Make a date to vaccinate!
Posted: December 05, 2013 by Courtney Sheeley
Category: District News Release
Related: Ben Hill, Berrien, Brooks, Cook, Echols, Flu, Irwin, Lanier, Lowndes, Tift, Turner
The holidays are fast approaching and your schedule is getting increasingly hectic. There are presents to pick, trees to trim and parties to plan. National Influenza (flu) Vaccination Week is December 8-14 and the Georgia Department of Public Health encourages Georgians to get their flu vaccine. This winter, don’t forget to make a date to vaccinate. Take the time and schedule an appointment with your health care provider or your local public health department to get your flu vaccine.
“The Centers for Disease Control and Prevention (CDC) recommends everyone six months and older get their flu vaccine,” said Steven Mitchell, immunization director for the Georgia Department of Public Health. “It’s easy to get caught up in our busy holiday schedules and forget to take the simplest step in protecting ourselves and our loved ones from vaccine-preventable diseases like the flu.”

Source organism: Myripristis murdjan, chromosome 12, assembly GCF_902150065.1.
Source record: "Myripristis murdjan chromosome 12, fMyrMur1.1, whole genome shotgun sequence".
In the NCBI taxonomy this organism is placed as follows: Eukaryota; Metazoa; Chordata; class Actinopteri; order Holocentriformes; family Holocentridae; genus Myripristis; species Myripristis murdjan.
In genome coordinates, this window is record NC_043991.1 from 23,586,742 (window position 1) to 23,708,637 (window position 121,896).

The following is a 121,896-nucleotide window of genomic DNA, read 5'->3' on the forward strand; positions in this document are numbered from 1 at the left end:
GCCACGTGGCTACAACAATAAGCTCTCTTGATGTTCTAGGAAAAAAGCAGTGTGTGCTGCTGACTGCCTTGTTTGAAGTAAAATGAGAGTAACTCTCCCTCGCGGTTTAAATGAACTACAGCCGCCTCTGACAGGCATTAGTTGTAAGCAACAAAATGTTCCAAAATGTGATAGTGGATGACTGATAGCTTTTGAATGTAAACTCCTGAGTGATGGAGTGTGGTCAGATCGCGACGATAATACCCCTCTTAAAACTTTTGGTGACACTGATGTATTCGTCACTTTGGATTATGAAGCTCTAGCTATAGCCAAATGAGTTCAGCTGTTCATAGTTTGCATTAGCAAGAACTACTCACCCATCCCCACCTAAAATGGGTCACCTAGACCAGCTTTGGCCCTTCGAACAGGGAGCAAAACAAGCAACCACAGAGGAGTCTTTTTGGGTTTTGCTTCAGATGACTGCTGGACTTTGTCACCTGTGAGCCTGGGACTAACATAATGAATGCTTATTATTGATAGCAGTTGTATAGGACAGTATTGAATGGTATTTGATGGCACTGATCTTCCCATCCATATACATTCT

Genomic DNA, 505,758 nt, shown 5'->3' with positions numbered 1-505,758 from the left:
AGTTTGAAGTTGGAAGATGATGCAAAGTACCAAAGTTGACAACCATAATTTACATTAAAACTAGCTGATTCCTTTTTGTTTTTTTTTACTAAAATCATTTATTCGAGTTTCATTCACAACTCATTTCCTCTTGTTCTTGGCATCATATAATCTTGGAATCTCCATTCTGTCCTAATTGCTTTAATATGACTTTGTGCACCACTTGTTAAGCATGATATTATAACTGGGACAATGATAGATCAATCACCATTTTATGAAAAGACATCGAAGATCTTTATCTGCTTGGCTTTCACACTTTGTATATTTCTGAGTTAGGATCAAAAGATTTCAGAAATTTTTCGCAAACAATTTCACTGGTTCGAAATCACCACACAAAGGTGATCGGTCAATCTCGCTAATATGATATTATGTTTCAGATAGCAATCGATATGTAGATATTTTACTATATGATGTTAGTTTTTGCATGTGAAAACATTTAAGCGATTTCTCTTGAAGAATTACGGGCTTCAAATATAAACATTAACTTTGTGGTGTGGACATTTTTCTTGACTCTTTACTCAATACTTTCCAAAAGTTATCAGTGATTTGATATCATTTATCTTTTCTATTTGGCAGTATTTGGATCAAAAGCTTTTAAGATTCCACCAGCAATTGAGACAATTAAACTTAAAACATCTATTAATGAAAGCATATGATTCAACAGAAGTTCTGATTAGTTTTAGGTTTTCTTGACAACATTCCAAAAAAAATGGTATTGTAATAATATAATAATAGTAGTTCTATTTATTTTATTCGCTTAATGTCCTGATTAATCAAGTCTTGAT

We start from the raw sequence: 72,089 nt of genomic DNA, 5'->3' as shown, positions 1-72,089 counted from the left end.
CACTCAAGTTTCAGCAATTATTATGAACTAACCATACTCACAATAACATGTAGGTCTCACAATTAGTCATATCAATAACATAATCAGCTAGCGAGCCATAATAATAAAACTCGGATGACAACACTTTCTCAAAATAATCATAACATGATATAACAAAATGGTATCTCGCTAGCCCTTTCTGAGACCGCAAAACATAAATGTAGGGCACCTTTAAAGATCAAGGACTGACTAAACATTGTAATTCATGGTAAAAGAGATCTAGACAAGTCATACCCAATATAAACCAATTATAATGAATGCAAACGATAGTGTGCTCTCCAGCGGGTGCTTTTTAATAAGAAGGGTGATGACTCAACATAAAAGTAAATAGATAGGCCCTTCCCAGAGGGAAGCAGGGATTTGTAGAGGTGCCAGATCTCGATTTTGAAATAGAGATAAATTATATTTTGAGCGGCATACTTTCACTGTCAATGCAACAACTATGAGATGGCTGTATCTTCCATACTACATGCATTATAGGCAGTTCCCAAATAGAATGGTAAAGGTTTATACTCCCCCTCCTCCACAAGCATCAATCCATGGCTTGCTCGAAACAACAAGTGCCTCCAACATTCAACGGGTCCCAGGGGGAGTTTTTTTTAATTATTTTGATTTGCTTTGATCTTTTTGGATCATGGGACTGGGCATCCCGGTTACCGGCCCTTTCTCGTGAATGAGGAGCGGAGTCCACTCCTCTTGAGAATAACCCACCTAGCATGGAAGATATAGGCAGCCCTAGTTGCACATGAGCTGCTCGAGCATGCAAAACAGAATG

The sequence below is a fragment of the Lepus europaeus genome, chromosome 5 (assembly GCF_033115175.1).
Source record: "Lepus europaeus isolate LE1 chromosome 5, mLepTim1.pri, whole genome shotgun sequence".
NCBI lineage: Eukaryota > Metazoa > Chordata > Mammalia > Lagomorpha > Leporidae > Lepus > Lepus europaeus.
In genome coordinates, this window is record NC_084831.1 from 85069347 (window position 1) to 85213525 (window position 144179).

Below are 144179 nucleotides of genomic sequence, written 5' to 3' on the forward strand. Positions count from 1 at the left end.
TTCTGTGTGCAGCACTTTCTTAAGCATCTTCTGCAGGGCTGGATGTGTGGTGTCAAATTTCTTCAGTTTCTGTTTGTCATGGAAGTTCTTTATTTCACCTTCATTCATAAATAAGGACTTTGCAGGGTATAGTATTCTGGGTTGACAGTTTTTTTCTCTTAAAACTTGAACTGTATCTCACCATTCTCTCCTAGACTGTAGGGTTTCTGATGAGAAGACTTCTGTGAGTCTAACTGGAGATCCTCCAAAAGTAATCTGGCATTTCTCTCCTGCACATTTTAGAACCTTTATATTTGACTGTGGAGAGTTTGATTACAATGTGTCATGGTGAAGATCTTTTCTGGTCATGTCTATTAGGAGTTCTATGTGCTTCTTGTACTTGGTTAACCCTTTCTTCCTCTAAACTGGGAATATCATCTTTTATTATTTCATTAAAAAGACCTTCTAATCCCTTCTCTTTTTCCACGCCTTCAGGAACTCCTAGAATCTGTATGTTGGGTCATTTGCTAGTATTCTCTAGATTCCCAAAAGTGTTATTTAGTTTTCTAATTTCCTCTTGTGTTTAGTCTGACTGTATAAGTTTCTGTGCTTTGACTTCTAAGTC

Influenza can be a serious disease that leads to hospitalization and sometimes death. Regardless of race, age, gender or ethnicity, everyone can get sick from the flu. Those especially at risk are adults 65 years of age and older, children younger than five, pregnant women, people with certain chronic diseases such as asthma, diabetes, heart disease or other long-term medical conditions.
The best protection against the flu is a flu vaccine. Getting a flu vaccine is more convenient than ever before. Vaccines are available from your doctor or local health department. Many employers, schools, colleges and universities also offer flu vaccines. In addition you can get your flu vaccine as a shot or even as a nasal spray.
National Influenza Vaccination Week emphasizes the importance of receiving an annual flu vaccination. Even healthy children and adults can get very sick from the flu. So this winter, the Georgia Department of Public Health encourages all Georgians take those few minutes to call your health department to make a date to vaccinate.
For more information on immunization, visit http://www.cdc.gov/vaccines/schedules/